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Journet v. Magnusson

United States District Court, D. Maine

September 27, 2019




         In this action, Petitioner seeks relief pursuant to 28 U.S.C. § 2254. (Petition, ECF No. 1.) Petitioner argues that his state court conviction for trafficking of scheduled drugs should be vacated because the trial court improperly admitted evidence obtained after a warrantless arrest without probable cause. (Petition at 6 – 9.) The State contends that Petitioner’s claim constitutes a Fourth Amendment challenge and that Petitioner is not entitled to habeas relief on the claim. (Answer at 4, ECF No. 3.) The State, therefore, asks the Court to dismiss the matter.

         After a review of the section 2254 petition, the State’s request for dismissal, and the record, I recommend the Court grant the State’s request and dismiss the petition.

         Factual Background and Procedural History

         In March 2016, Petitioner was indicted on two counts of aggravated trafficking of scheduled drugs. (State v. Journet, Me. Super. Ct., KENCD-CR-2015-02439, Docket Record at 3, 11.) Petitioner subsequently filed a motion to suppress evidence, and after a hearing, the Superior Court denied the motion. In September 2017, Petitioner entered a conditional guilty plea on one count of the indictment, preserving the right to challenge on appeal the suppression ruling. (Id. at 9.) The State dismissed the second count. (Id.) The Superior Court sentenced Petitioner in November 2017 to an eight-year term of imprisonment, with all but four years suspended, to be followed by four years of probation. (Id. at 11.)

         Petitioner appealed to the Maine Law Court. (State v. Journet, Me. L. Ct., KEN-17-492, Docket Record at 1.) After oral argument, the Law Court affirmed the judgment of conviction.[1] State v. Journet, 2018 ME 114, 191 A.3d 1181.


         Pursuant to 28 U.S.C. § 2254(a), a person in custody pursuant to the judgment of a state court may apply to a federal district court for writ of habeas corpus “only on the ground that he is in custody in violation of the Constitution or laws or treaties of the United States.” The Fourth Amendment right against unreasonable searches and seizures “has been declared enforceable against the States through the Due Process Clause of the Fourteenth [Amendment], ” and therefore, “it is enforceable against them by the . . . sanction of exclusion [of the evidence] . . . .” Mapp v. Ohio, 367 U.S. 643, 655 (1961).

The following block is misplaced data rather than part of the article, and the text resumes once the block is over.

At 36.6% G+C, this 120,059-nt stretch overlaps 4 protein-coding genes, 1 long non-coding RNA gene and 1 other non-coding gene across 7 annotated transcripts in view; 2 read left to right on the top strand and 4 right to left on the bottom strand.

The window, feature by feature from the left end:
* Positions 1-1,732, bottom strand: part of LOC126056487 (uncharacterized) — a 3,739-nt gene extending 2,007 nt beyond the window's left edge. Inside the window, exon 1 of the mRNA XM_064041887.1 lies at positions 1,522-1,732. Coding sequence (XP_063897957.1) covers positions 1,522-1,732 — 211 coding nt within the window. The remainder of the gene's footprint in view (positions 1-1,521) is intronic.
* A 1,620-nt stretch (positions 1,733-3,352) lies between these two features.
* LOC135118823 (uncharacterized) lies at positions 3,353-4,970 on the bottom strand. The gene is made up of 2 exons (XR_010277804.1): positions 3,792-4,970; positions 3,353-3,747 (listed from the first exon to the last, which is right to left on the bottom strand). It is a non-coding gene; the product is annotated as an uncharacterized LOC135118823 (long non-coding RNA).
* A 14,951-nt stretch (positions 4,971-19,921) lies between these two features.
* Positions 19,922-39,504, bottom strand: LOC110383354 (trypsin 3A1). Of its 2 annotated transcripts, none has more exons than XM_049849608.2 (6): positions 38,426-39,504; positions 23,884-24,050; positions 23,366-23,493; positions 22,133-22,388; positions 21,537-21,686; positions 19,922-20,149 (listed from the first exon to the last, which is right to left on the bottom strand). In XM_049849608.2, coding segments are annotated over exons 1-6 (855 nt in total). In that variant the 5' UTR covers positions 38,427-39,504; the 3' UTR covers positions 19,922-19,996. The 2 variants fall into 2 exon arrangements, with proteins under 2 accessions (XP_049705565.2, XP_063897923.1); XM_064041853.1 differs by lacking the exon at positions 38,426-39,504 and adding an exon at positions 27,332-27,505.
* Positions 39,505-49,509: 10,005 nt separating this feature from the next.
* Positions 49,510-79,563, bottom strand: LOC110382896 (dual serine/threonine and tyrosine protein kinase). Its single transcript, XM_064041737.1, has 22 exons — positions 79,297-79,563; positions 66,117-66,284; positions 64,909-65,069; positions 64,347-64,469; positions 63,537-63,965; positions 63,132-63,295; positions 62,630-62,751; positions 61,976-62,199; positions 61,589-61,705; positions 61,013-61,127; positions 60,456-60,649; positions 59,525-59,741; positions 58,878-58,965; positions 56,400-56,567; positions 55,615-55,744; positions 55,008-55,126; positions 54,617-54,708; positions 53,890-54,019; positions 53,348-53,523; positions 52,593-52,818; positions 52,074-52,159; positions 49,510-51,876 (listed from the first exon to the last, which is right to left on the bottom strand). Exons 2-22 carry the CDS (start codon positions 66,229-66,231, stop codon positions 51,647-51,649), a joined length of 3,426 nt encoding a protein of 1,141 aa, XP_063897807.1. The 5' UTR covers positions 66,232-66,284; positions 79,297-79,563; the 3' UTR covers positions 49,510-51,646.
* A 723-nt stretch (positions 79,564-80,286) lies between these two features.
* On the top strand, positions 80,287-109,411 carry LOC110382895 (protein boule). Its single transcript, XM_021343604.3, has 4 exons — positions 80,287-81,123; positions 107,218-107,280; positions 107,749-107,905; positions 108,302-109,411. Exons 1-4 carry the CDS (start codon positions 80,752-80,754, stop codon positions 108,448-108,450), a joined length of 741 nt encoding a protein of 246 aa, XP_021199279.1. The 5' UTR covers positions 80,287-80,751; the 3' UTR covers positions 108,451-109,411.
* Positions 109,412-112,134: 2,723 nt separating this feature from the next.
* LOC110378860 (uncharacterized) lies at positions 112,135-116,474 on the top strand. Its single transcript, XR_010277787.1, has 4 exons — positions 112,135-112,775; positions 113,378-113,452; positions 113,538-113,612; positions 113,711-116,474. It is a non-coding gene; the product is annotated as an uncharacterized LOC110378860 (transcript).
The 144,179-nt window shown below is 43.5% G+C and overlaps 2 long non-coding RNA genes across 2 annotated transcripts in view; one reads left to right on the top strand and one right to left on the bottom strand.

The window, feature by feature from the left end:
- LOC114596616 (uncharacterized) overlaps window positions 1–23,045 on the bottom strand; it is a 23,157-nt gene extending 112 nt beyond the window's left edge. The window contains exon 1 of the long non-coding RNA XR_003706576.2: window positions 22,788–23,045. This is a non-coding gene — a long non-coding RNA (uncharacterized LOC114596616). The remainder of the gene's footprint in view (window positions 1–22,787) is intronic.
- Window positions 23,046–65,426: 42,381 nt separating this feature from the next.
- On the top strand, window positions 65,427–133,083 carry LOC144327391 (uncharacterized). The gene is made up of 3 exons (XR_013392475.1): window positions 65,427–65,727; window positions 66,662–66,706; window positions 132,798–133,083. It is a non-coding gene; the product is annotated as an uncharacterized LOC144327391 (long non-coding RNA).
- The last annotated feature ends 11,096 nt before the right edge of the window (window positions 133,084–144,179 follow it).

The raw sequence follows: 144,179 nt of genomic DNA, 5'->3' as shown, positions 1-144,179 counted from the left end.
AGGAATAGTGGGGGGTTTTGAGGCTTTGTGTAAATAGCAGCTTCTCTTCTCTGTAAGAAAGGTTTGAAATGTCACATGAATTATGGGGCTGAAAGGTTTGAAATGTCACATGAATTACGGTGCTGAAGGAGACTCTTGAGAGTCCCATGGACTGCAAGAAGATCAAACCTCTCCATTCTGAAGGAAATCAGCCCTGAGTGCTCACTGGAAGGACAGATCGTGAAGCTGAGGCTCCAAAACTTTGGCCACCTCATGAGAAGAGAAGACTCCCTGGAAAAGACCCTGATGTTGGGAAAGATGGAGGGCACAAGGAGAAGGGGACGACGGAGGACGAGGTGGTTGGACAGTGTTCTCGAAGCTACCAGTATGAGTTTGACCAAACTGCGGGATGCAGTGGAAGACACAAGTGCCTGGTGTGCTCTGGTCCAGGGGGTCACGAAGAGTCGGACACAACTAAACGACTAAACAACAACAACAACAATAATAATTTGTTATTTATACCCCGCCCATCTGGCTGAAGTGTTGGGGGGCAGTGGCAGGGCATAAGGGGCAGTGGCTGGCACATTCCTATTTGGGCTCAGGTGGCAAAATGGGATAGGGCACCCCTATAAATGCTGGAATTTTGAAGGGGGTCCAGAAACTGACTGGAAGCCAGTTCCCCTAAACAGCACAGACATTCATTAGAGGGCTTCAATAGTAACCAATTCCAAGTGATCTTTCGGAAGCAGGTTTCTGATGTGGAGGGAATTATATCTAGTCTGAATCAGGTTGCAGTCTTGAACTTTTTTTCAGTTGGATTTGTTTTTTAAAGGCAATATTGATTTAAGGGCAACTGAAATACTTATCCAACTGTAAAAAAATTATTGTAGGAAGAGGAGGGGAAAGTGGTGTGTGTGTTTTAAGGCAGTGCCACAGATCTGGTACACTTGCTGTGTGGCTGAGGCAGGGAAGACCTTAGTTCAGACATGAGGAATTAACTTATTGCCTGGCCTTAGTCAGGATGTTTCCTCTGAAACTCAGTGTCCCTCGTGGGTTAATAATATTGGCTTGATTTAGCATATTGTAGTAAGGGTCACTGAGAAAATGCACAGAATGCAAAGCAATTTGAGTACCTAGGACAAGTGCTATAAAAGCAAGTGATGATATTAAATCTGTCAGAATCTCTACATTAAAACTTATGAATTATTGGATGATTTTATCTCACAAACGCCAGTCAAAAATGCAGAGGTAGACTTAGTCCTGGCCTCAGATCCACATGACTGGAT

However, when a state prisoner has “been afforded the opportunity for full and fair consideration of their reliance upon the exclusionary rule with respect to seized evidence by the state courts” that prisoner “may not be granted federal habeas corpus relief on the ground that evidence obtained in an unconstitutional search or seizure was introduced at his trial.” Stone v. Powell, 428 U.S. 465, 489, 494 (1976). This approach “emphasizes the integrity of the state court proceedings and assumes that the state courts will be as diligent as the federal courts in protecting fourth amendment rights.” Palmigiano v. Houle, 618 F.2d 877, 882 (1st Cir. 1980). Accordingly, the First Circuit has explained:

Although a federal habeas court may inquire into the adequacy and fairness of available state court procedures for the adjudication of Fourth Amendment claims, its inquiry ordinarily ends upon a determination that those procedures pass muster. Put another way, “a full and fair opportunity” to litigate means that the state has made available to defendants a set of procedures suitably crafted to test for possible Fourth Amendment violations. So long as a state prisoner has had an opportunity to litigate his Fourth Amendment claims by means of such a set of procedures, a federal habeas court lacks the authority, under Stone, to second-guess the accuracy of the state court’s resolution of those claims. Hence, the mistaken outcome of a state court suppression hearing, standing alone, cannot be treated as a denial of the opportunity fully and fairly to litigate a Fourth Amendment claim (and, thus, cannot open the door to federal habeas review).

Sanna v. Dipaolo, 265 F.3d 1, 8–9 (1st Cir. 2001) (internal citations omitted).

         Here, Petitioner seeks habeas relief based on the trial court’s decision on his request to suppress evidence.[2] Petitioner does not challenge the state procedures that govern the prosecution of his Fourth Amendment argument. Indeed, the record establishes that Petitioner had a full and fair opportunity to litigate his Fourth Amendment argument: he had a hearing and presented written argument in the Superior Court; he also presented written and oral argument to the Law Court on his appeal. Accordingly, under Stone, Petitioner is not entitled to federal habeas relief on his claim that evidence obtained after an alleged unlawful arrest and search was admitted at trial.


         Based on the foregoing analysis, an evidentiary hearing is not warranted under Rule 8 of the Rules Governing Section 2254 Cases. I recommend the Court dismiss Petitioner’s petition for habeas relief under 28 U.S.C. § 2254, and that the Court deny a certificate of appealability pursuant to Rule 11 of the Rules Governing Section 2254 Cases because there is no ...

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